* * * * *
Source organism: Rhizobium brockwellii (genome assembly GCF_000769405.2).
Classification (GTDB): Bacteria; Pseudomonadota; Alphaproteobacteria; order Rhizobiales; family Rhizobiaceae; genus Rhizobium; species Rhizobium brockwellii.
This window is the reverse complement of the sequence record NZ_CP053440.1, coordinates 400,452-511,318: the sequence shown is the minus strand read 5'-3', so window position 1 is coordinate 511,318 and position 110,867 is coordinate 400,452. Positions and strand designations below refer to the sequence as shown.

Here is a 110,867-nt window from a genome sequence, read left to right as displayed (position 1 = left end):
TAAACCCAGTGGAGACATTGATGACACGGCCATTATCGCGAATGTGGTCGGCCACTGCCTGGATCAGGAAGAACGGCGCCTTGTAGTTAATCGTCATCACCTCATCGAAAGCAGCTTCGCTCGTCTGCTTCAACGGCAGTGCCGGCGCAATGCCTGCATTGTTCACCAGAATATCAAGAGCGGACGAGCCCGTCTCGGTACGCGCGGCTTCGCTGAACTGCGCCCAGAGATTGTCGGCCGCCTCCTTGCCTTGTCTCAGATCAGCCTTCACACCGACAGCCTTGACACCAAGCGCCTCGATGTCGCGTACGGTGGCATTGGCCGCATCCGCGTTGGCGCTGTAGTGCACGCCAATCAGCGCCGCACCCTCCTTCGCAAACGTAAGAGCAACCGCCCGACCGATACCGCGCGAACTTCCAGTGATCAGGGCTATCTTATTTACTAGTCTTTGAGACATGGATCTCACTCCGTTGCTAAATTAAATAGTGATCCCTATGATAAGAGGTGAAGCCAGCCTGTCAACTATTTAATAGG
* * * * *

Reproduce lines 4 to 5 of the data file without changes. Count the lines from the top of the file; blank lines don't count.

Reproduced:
Here is a 110,867-nt window from a genome sequence, read left to right as displayed (position 1 = left end):
TAAACCCAGTGGAGACATTGATGACACGGCCATTATCGCGAATGTGGTCGGCCACTGCCTGGATCAGGAAGAACGGCGCCTTGTAGTTAATCGTCATCACCTCATCGAAAGCAGCTTCGCTCGTCTGCTTCAACGGCAGTGCCGGCGCAATGCCTGCATTGTTCACCAGAATATCAAGAGCGGACGAGCCCGTCTCGGTACGCGCGGCTTCGCTGAACTGCGCCCAGAGATTGTCGGCCGCCTCCTTGCCTTGTCTCAGATCAGCCTTCACACCGACAGCCTTGACACCAAGCGCCTCGATGTCGCGTACGGTGGCATTGGCCGCATCCGCGTTGGCGCTGTAGTGCACGCCAATCAGCGCCGCACCCTCCTTCGCAAACGTAAGAGCAACCGCCCGACCGATACCGCGCGAACTTCCAGTGATCAGGGCTATCTTATTTACTAGTCTTTGAGACATGGATCTCACTCCGTTGCTAAATTAAATAGTGATCCCTATGATAAGAGGTGAAGCCAGCCTGTCAACTATTTAATAGG